Ser­vic­ing

Motor Equipment News - - CONTENT - By John Ox­ley Not just about price

Come WoF time, I al­ways used to take my car to the same work­shop, mainly be­cause it was con­ve­niently sit­u­ated to the of­fice – I could just hop over the fence, and didn’t need to worry about trans­port to and from the ‘shop.

Ev­ery­thing was OK for a while. It wasn’t a very mod­ern or even clean work­shop, but the peo­ple were nice and heck, I was only go­ing there for a WoF!

How­ever, there came a time when I had to take my wife’s car in for a ser­vice, and that’s when I dis­cov­ered this wasn’t a good work­shop at all. The up­shot was that soon after hav­ing a new cam­belt in­stalled the crank­shaft broke at the cam­belt end, and the car had to be scrapped.

The work­shop, of course, de­nied all re­spon­si­bil­ity…

Did I ever go back there? I couldn’t – he went out of busi­ness and closed his doors soon after, and I had to write it all down to ex­pe­ri­ence…

I’ve moved towns since then, and my wife has a new car, which she re­li­giously takes to the fran­chise dealer she bought it from, and noth­ing I say will make her look at any other work­shop.

Which brings me to the pur­pose of writ­ing this ar­ti­cle; how do you grow your au­to­mo­tive busi­ness in an at­mos­phere of re­duced WoF busi­ness and in­creased com­pe­ti­tion?

The first thing to re­mem­ber is that when cus­tomers come to your work­shop there is an ex­pec­ta­tion that it’s go­ing to cost them money, although in most cases it’s a grudge pur­chase, money they don’t want to spend, although they know they

At the same time their cars are im­por­tant to them; in fact in many cases they are vi­tal.

YOUR job isn’t just to do the work that will get them go­ing again; it’s im­por­tant that you have em­pa­thy when you ex­plain what has to be done, and why it has to be done. Safety and re­li­a­bil­ity are what most peo­ple want from their cars, and it’s im­por­tant you of­fer them both, per­form­ing a pro­fes­sional and trans­par­ent re­pair that is go­ing to sat­isfy them that their money has been well spent.

Don’t try and be mys­te­ri­ous or su­per­cil­ious, or fob them off with tech­ni­cal­i­ties; in th­ese days of the In­ter­net and smart de­vices, they can eas­ily look up what you’re talk­ing about even if you make it com­pli­cated, so it’s best to keep it sim­ple. Be com­pe­tent and con­fi­dent in your com­mu­ni­ca­tion with your cus­tomers, and they will bring you their busi­ness. At the same time as putting your cus­tomer’s – or po­ten­tial cus­tomer’s – mind at rest about the qual­ity of the work you’re go­ing to do, you must also con­vince them that good qual­ity comes at a price.

Un­less you’ve got a fi­nan­cial fairy god­mother, cut­ting prices to at­tract cus­tomers isn’t good busi­ness (un­less it’s a short-term “spe­cial” at those times of the year when busi­ness is slow) as ul­ti­mately you’ll run out of cash!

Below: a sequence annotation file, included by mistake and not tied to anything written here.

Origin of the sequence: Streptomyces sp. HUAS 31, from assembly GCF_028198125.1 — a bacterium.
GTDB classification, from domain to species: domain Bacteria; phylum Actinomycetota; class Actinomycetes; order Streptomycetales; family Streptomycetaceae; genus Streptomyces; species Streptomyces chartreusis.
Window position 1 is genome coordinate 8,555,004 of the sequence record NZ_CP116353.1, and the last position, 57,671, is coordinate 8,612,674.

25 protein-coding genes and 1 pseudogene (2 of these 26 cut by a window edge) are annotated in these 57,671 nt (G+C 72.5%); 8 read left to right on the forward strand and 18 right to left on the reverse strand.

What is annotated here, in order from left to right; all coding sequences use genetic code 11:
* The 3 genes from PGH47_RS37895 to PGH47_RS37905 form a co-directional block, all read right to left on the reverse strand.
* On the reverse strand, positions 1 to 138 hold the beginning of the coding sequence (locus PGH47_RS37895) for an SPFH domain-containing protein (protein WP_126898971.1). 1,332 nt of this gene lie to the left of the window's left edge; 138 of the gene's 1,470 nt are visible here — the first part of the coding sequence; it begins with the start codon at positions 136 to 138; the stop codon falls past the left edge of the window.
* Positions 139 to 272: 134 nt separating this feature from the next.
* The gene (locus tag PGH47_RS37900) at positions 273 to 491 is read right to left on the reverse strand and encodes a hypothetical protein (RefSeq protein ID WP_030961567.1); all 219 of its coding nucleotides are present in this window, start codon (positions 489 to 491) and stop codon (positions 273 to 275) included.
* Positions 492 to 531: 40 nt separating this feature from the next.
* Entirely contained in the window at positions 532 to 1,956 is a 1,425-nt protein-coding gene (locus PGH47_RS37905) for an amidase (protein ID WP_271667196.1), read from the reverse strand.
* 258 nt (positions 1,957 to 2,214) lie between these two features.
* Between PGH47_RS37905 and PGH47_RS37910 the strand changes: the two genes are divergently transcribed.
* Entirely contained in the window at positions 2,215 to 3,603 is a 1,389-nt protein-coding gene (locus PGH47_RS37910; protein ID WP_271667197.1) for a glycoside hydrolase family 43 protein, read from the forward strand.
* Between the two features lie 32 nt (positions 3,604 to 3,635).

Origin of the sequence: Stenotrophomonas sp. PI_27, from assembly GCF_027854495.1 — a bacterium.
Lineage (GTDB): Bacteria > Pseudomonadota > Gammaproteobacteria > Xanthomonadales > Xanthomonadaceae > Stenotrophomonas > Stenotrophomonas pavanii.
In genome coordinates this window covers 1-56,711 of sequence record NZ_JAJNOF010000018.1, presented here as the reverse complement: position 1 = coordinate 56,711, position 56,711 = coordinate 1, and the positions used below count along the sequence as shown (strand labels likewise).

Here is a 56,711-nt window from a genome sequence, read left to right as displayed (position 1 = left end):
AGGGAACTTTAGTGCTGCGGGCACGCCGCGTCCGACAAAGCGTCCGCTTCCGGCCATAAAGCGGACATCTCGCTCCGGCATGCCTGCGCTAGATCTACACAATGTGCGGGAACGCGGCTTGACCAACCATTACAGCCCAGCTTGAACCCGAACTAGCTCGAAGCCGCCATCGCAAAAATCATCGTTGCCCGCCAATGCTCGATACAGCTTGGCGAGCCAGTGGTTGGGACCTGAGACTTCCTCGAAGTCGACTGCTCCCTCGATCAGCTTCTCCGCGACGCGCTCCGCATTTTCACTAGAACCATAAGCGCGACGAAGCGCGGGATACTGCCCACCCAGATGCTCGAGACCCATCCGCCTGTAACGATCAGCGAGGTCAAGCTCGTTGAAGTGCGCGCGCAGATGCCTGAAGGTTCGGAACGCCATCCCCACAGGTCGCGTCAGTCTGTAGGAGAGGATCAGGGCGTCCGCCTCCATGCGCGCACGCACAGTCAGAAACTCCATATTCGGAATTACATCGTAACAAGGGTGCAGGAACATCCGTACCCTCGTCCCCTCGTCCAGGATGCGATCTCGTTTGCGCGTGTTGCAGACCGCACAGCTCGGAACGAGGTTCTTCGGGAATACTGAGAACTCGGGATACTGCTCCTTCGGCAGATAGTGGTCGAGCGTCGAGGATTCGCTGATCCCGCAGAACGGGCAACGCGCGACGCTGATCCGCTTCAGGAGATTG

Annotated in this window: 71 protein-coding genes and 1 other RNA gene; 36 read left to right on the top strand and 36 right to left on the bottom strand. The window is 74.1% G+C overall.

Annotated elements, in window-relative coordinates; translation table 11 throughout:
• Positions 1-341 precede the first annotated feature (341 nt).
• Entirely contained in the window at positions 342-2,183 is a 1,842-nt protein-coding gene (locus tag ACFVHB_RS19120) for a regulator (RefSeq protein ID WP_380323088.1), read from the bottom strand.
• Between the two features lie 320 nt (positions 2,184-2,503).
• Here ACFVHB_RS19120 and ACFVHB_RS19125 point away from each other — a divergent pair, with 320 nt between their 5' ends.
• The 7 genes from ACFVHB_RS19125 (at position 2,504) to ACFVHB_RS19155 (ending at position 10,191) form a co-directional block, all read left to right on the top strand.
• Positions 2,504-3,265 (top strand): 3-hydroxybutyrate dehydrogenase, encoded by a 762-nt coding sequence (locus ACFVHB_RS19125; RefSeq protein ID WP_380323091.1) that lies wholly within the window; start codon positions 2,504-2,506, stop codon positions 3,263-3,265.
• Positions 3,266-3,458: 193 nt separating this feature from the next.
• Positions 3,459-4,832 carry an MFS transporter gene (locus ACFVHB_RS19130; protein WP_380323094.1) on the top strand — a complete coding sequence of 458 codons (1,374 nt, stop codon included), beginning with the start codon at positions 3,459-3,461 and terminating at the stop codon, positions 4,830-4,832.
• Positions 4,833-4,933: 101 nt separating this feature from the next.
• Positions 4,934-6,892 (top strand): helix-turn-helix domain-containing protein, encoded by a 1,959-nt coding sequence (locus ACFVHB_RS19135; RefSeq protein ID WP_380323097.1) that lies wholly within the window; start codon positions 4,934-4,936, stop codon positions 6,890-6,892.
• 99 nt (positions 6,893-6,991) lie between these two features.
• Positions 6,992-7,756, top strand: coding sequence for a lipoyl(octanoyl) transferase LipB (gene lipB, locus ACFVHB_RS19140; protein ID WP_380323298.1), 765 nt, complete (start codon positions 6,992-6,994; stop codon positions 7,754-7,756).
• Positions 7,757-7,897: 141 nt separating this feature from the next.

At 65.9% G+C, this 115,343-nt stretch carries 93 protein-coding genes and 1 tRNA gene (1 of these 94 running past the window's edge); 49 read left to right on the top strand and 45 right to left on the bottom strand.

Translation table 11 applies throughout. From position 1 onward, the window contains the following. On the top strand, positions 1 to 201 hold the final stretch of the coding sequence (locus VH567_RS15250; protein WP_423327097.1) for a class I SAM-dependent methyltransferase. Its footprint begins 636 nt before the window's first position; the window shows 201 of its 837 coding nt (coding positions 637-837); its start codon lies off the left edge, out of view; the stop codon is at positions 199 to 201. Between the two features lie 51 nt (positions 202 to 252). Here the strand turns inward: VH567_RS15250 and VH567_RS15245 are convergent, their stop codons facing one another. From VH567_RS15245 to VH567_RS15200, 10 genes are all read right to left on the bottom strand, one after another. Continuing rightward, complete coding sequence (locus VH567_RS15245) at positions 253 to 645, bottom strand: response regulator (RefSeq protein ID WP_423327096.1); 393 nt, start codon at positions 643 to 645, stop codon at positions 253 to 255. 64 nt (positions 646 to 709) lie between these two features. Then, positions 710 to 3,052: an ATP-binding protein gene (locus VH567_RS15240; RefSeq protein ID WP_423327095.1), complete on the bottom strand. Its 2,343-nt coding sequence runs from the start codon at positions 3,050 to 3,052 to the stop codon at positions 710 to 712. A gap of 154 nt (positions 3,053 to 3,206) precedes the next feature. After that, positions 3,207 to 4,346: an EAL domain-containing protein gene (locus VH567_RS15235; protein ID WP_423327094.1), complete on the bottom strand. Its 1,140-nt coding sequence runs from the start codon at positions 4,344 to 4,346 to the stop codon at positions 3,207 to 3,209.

At the same time you don’t want to get a rep­u­ta­tion for be­ing “cheap” as cus­tomers will then sus­pect that maybe you’re tak­ing short­cuts in your work.

To do qual­ity re­pair work doesn’t just re­quire skill and knowl­edge; you must al­ways in­stall qual­ity parts from trusted man­u­fac­tur­ers, or you could end up hav­ing to do the whole job over, at your cost!

One of the things my wife likes about her cho­sen work­shop is that they send her re­minders when a ser­vices is due. And when she picks up her car they leave a note if they ex­pect an ex­tra re­pair will be needed at the next ser­vice, such as new drive belts. That way it’s not a sur­prise, and she can bud­get for it.

Ad­ver­tis­ing

There’s an old say­ing, “He who whis­pers down a well, about the goods he has to sell, doesn’t make as many dol­lars as he who climbs a tree and hollers.” It’s a good adage; you can’t at­tract cus­tomers in a vac­uum.

How­ever, at­tract­ing cus­tomers isn’t just about of­fer­ing “deals” As we men­tion above, peo­ple want qual­ity, and you can only pro­vide qual­ity at the right price.

What’s much bet­ter is to build your brand. And brand build­ing has two main driv­ers – you, and your staff. Build­ing a brand is as much about per­cep­tion as re­al­ity. The re­al­ity must be that you do a good job; the per­cep­tion that you do THE BEST job, that your staff are po­lite yet knowl­edge­able, that qual­ity comes first, that the cus­tomer is the most im­por­tant per­son who walks through the door.

All your work­shop com­mu­ni­ca­tion touch points, ads, so­cial me­dia, ser­vice and all cus­tomer in­ter­ac­tions must re­flect a “qual­ity over price” brand im­age; that way you will grow your busi­ness.

An hon­est job, at an hon­est price, friendly com­mu­ni­ca­tion, and with the best work and the best parts qual­ity; that’s the se­cret to grow your busi­ness and es­tab­lish your brand to the con­sumer, re­sult­ing in more re­fer­ral busi­ness and a high cus­tomer re­ten­tion rate.

Re­mem­ber, it takes 5.6 times the ef­fort and cost to get a new cus­tomer than it does to re­tain an ex­ist­ing one!

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